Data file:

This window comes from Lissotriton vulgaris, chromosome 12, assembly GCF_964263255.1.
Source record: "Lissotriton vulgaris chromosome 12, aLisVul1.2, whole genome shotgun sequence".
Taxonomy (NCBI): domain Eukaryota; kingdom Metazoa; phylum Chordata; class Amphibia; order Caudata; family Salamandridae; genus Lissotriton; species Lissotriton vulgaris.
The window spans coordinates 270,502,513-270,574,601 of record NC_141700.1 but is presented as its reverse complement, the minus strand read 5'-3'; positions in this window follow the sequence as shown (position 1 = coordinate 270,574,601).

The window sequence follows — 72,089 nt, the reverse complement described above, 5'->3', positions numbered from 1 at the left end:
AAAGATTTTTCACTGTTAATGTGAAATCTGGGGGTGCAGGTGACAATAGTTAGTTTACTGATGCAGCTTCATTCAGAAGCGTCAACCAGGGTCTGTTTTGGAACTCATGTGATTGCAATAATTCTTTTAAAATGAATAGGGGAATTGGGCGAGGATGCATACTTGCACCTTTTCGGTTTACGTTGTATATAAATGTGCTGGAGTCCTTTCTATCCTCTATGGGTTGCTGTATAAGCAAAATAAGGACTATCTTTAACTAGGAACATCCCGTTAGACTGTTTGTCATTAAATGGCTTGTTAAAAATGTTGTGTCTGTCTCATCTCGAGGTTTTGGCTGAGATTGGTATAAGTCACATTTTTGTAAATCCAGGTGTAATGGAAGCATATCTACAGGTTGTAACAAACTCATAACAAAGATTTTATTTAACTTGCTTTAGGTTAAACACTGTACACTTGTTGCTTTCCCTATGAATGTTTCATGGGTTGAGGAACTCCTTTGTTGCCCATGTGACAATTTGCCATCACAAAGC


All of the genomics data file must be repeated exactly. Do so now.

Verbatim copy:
This window comes from Lissotriton vulgaris, chromosome 12, assembly GCF_964263255.1.
Source record: "Lissotriton vulgaris chromosome 12, aLisVul1.2, whole genome shotgun sequence".
Taxonomy (NCBI): domain Eukaryota; kingdom Metazoa; phylum Chordata; class Amphibia; order Caudata; family Salamandridae; genus Lissotriton; species Lissotriton vulgaris.
The window spans coordinates 270,502,513-270,574,601 of record NC_141700.1 but is presented as its reverse complement, the minus strand read 5'-3'; positions in this window follow the sequence as shown (position 1 = coordinate 270,574,601).

The window sequence follows — 72,089 nt, the reverse complement described above, 5'->3', positions numbered from 1 at the left end:
AAAGATTTTTCACTGTTAATGTGAAATCTGGGGGTGCAGGTGACAATAGTTAGTTTACTGATGCAGCTTCATTCAGAAGCGTCAACCAGGGTCTGTTTTGGAACTCATGTGATTGCAATAATTCTTTTAAAATGAATAGGGGAATTGGGCGAGGATGCATACTTGCACCTTTTCGGTTTACGTTGTATATAAATGTGCTGGAGTCCTTTCTATCCTCTATGGGTTGCTGTATAAGCAAAATAAGGACTATCTTTAACTAGGAACATCCCGTTAGACTGTTTGTCATTAAATGGCTTGTTAAAAATGTTGTGTCTGTCTCATCTCGAGGTTTTGGCTGAGATTGGTATAAGTCACATTTTTGTAAATCCAGGTGTAATGGAAGCATATCTACAGGTTGTAACAAACTCATAACAAAGATTTTATTTAACTTGCTTTAGGTTAAACACTGTACACTTGTTGCTTTCCCTATGAATGTTTCATGGGTTGAGGAACTCCTTTGTTGCCCATGTGACAATTTGCCATCACAAAGC